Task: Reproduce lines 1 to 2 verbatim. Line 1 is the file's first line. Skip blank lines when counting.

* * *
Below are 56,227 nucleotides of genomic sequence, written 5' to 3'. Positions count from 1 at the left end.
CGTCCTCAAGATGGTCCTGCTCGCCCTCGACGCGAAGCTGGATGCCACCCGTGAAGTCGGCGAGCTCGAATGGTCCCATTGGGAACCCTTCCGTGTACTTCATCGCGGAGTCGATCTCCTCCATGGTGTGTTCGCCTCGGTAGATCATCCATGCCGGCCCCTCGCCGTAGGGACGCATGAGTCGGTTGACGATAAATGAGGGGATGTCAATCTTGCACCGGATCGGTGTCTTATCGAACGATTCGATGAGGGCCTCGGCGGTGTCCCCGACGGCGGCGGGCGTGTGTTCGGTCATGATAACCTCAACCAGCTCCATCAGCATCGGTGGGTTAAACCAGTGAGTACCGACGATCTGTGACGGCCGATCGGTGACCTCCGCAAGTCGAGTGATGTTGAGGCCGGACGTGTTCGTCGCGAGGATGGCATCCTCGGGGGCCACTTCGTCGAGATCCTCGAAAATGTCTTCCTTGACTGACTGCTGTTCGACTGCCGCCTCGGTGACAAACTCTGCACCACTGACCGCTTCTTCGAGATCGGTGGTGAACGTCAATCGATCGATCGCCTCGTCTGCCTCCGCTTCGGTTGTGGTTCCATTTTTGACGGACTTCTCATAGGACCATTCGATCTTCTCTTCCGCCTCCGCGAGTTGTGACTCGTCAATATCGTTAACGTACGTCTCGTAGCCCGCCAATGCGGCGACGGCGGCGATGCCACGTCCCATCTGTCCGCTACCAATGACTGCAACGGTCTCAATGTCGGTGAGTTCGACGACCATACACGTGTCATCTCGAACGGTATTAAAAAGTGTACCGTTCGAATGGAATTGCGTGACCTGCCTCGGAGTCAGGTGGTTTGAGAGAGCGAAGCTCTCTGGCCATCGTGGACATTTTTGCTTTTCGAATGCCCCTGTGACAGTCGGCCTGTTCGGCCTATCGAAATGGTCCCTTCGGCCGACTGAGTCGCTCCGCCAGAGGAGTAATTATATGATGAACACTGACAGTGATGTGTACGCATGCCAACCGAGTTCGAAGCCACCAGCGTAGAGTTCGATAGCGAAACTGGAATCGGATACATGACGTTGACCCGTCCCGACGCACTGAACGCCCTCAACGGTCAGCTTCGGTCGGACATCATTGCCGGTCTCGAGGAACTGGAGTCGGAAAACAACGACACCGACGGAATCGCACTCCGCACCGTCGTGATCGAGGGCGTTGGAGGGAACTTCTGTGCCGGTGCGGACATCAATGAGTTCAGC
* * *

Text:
Below are 56,227 nucleotides of genomic sequence, written 5' to 3'. Positions count from 1 at the left end.
CGTCCTCAAGATGGTCCTGCTCGCCCTCGACGCGAAGCTGGATGCCACCCGTGAAGTCGGCGAGCTCGAATGGTCCCATTGGGAACCCTTCCGTGTACTTCATCGCGGAGTCGATCTCCTCCATGGTGTGTTCGCCTCGGTAGATCATCCATGCCGGCCCCTCGCCGTAGGGACGCATGAGTCGGTTGACGATAAATGAGGGGATGTCAATCTTGCACCGGATCGGTGTCTTATCGAACGATTCGATGAGGGCCTCGGCGGTGTCCCCGACGGCGGCGGGCGTGTGTTCGGTCATGATAACCTCAACCAGCTCCATCAGCATCGGTGGGTTAAACCAGTGAGTACCGACGATCTGTGACGGCCGATCGGTGACCTCCGCAAGTCGAGTGATGTTGAGGCCGGACGTGTTCGTCGCGAGGATGGCATCCTCGGGGGCCACTTCGTCGAGATCCTCGAAAATGTCTTCCTTGACTGACTGCTGTTCGACTGCCGCCTCGGTGACAAACTCTGCACCACTGACCGCTTCTTCGAGATCGGTGGTGAACGTCAATCGATCGATCGCCTCGTCTGCCTCCGCTTCGGTTGTGGTTCCATTTTTGACGGACTTCTCATAGGACCATTCGATCTTCTCTTCCGCCTCCGCGAGTTGTGACTCGTCAATATCGTTAACGTACGTCTCGTAGCCCGCCAATGCGGCGACGGCGGCGATGCCACGTCCCATCTGTCCGCTACCAATGACTGCAACGGTCTCAATGTCGGTGAGTTCGACGACCATACACGTGTCATCTCGAACGGTATTAAAAAGTGTACCGTTCGAATGGAATTGCGTGACCTGCCTCGGAGTCAGGTGGTTTGAGAGAGCGAAGCTCTCTGGCCATCGTGGACATTTTTGCTTTTCGAATGCCCCTGTGACAGTCGGCCTGTTCGGCCTATCGAAATGGTCCCTTCGGCCGACTGAGTCGCTCCGCCAGAGGAGTAATTATATGATGAACACTGACAGTGATGTGTACGCATGCCAACCGAGTTCGAAGCCACCAGCGTAGAGTTCGATAGCGAAACTGGAATCGGATACATGACGTTGACCCGTCCCGACGCACTGAACGCCCTCAACGGTCAGCTTCGGTCGGACATCATTGCCGGTCTCGAGGAACTGGAGTCGGAAAACAACGACACCGACGGAATCGCACTCCGCACCGTCGTGATCGAGGGCGTTGGAGGGAACTTCTGTGCCGGTGCGGACATCAATGAGTTCAGC